Social Anxiety Disorder

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Social Anxiety Disorder

Post by YMH on Thu May 28, 2015 9:35 pm

Social anxiety disorder (SAD), also known as social phobia, is an anxiety disorder characterised by an intense fear in one or more social situations causing considerable distress and impaired ability to function in at least some parts of daily life. These fears can be triggered by perceived or actual scrutiny from others. It is the most common anxiety disorder and one of the most common psychiatric disorders, with 12% of American adults having experienced it.

Physical symptoms often accompanying social anxiety disorder include excessive blushing, excess sweating, trembling, palpitations and nausea. Stammering may be present, along with rapid speech. Panic attacks can also occur under intense fear and discomfort. Some sufferers may use alcohol or other drugs to reduce fears and inhibitions at social events. It is common for sufferers of social phobia to self-medicate in this fashion, especially if they are undiagnosed, untreated, or both; this can lead to alcoholism, eating disorders or other kinds of substance abuse. SAD is sometimes referred to as an 'illness of lost opportunities' where 'individuals make major life choices to accommodate their illness. Standardized rating scales such as the Social Phobia Inventory, the SPAI-B and Liebowitz Social Anxiety Scale can be used to screen for social anxiety disorder and measure the severity of anxiety.

The first line treatment for social anxiety disorder is cognitive behavioral therapy with medications recommended only in those who are not interested in therapy. Cognitive behavioral therapy is effective in treating social phobia, whether delivered individually or in a group setting. The cognitive and behavioral components seek to change thought patterns and physical reactions to anxiety-inducing situations. The attention given to social anxiety disorder has significantly increased since 1999 with the approval and marketing of drugs for its treatment. Prescribed medications include several classes of antidepressants: selective serotonin reuptake inhibitors (SSRIs), serotonin-norepinephrine reuptake inhibitors (SNRIs), and monoamine oxidase inhibitors (MAOIs). Other commonly used medications include beta blockers and benzodiazepines.

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Re: Social Anxiety Disorder

Post by Atomik on Fri Jun 05, 2015 4:18 pm

I was prescribed Benzos for this and they worked. Only problem is you might end up relying on them. Defo see a psychotherapist!

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Re: Social Anxiety Disorder

Post by ARK6 on Thu Jun 11, 2015 8:40 pm

Atomik how long did you take benzos for? I've been taking 10 mg every day for nearly 1 year and my GP is talking about taking me off them now. I heard that there are some side effects did you get any?

I read this online but it says that they are addictive after 4 weeks:

If you have been taking a benzodiazepine or Z drug long-term (for more than four weeks) then it can be difficult to stop it because of withdrawal effects. However, this can be overcome in a variety of ways. One method is to switch whatever medicine you are on to an equivalent dose of diazepam. You can then gradually reduce the dose of diazepam at a pace that suits you. This keeps any withdrawal effects to a minimum. The dose reduction is commonly done gradually over several months until you eventually stop diazepam completely.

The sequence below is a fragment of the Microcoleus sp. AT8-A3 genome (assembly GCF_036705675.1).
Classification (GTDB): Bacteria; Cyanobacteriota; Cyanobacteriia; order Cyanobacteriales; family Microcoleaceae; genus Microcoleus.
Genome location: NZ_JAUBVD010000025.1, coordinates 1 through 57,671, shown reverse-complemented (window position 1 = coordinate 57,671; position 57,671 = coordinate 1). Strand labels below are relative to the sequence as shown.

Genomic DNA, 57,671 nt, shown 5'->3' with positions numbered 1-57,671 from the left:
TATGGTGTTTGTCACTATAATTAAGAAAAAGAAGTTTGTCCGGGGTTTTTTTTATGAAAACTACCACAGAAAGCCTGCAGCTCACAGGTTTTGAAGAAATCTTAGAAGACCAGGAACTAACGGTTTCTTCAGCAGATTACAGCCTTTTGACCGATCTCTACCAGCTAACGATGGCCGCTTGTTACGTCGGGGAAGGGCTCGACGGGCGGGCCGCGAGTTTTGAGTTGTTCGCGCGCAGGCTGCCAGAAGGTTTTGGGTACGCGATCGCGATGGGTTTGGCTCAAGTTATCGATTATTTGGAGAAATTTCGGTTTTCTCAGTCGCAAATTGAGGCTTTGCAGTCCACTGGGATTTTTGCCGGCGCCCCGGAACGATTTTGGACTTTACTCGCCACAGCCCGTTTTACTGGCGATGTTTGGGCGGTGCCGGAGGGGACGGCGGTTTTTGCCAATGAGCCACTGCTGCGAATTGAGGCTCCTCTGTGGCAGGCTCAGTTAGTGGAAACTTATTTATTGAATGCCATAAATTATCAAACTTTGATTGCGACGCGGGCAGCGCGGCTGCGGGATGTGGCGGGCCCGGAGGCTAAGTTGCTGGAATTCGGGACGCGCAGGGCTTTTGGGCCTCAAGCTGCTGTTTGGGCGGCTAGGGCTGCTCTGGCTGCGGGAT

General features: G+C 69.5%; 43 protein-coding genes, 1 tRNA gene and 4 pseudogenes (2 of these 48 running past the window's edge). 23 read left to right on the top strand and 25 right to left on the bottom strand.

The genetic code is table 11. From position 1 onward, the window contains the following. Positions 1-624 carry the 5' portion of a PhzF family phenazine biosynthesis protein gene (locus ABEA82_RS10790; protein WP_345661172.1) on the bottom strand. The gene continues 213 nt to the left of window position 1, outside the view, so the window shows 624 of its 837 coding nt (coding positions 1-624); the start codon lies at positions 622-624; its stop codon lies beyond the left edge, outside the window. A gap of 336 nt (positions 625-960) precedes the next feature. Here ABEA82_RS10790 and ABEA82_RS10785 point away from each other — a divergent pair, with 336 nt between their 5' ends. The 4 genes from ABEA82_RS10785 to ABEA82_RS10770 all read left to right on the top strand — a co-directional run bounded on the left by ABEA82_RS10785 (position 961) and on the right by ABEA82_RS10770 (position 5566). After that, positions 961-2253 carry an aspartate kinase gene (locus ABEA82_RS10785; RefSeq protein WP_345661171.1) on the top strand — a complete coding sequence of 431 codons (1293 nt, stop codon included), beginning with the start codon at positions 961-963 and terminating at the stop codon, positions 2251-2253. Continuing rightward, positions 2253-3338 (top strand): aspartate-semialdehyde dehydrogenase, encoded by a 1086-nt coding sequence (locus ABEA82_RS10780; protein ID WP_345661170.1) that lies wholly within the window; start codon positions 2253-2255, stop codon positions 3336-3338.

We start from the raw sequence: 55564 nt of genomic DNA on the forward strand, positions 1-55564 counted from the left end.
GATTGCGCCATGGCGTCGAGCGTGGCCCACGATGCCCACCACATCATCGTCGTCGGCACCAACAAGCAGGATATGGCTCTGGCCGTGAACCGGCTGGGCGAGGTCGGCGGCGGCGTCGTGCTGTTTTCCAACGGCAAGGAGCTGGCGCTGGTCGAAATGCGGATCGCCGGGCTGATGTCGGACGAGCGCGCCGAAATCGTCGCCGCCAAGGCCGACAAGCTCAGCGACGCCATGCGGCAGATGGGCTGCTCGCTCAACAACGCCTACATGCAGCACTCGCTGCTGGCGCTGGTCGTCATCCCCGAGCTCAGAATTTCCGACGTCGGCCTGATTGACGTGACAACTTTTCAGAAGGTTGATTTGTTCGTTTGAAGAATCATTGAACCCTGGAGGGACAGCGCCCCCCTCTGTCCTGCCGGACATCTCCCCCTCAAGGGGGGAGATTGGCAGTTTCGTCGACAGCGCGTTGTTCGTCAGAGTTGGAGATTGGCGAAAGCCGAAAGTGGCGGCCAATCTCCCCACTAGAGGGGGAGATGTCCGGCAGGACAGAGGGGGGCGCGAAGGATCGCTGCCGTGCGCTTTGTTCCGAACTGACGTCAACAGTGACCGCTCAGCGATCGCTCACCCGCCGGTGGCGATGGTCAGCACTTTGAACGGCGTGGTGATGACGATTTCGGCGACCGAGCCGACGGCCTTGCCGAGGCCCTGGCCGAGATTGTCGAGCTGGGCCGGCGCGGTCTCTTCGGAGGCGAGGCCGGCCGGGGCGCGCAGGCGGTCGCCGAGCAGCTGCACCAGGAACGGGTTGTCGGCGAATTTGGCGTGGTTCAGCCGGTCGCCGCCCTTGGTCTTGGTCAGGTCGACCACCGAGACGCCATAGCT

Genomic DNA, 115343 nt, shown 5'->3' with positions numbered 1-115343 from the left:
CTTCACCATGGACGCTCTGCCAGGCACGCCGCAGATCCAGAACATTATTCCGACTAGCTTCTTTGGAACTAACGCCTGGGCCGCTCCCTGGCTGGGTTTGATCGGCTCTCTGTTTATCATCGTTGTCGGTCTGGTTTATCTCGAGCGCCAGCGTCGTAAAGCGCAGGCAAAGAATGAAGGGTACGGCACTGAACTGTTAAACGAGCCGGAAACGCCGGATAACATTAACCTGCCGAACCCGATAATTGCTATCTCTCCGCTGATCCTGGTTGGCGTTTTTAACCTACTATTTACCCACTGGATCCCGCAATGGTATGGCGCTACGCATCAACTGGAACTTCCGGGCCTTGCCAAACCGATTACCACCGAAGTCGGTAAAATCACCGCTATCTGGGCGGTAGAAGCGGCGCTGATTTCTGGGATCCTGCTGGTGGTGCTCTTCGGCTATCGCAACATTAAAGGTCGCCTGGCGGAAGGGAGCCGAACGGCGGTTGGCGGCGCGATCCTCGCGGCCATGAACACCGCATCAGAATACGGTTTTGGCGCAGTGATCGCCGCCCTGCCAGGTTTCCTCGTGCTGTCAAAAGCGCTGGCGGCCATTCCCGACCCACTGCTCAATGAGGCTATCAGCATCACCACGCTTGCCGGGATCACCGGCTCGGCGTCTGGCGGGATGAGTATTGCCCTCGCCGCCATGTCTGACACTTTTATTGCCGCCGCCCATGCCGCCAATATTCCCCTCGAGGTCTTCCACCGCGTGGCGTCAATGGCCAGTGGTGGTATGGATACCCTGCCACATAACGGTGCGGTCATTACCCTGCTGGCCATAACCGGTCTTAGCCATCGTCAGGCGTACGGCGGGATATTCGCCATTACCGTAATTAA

What are benzodiazepines and Z drugs?
Benzodiazepines are a group of medicines that are sometimes used to treat anxiety. Examples include diazepam, lorazepam, chlordiazepoxide and oxazepam. Some are also used as sleeping tablets. These include temazepam, loprazolam, lormetazepam and nitrazepam. Benzodiazepines are most often used for anxiety and sleeping problems, but they also have other uses. A dose of a benzodiazepine is often given before an operation or medical procedure (midazolam). Some benzodiazepines are occasionally used to treat muscle spasm (diazepam). Some benzodiazepines are used in treating epilepsy as they can prevent seizures (diazepam, clobazam and clonazepam). Others are used to help people who are dependent on alcohol and trying to stop (chlordiazepoxide).

Zaleplon, zolpidem, and zopiclone are other sleeping tablets but, strictly speaking, are not benzodiazepines. They are known as the Z drugs. However, they act in a similar way (they have a similar calming effect on the brain cells).

When you first start taking a benzodiazepine or Z drug, it usually works well to ease the symptoms of anxiety, or to cause sleep. You can usually stop a benzodiazepine or Z drug without any problems if you take it for just a short time (less than 2-4 weeks).

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Re: Social Anxiety Disorder

Post by Atomik on Fri Jun 19, 2015 11:49 pm

I was on them for about 8 months. I felt a bit weird when I stopped but it only lasted a few days. I tried to distract myself with a good movie and that helped. And grounding techniques.

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Re: Social Anxiety Disorder

Post by Anxious on Thu Jul 16, 2015 6:34 pm

Yeah Atomik I find a really good movie is a great way to level out. Also I started swimming recently at that helps loads!

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Re: Social Anxiety Disorder

Post by Atomik on Sat Jul 25, 2015 6:39 pm

Can't swim lol

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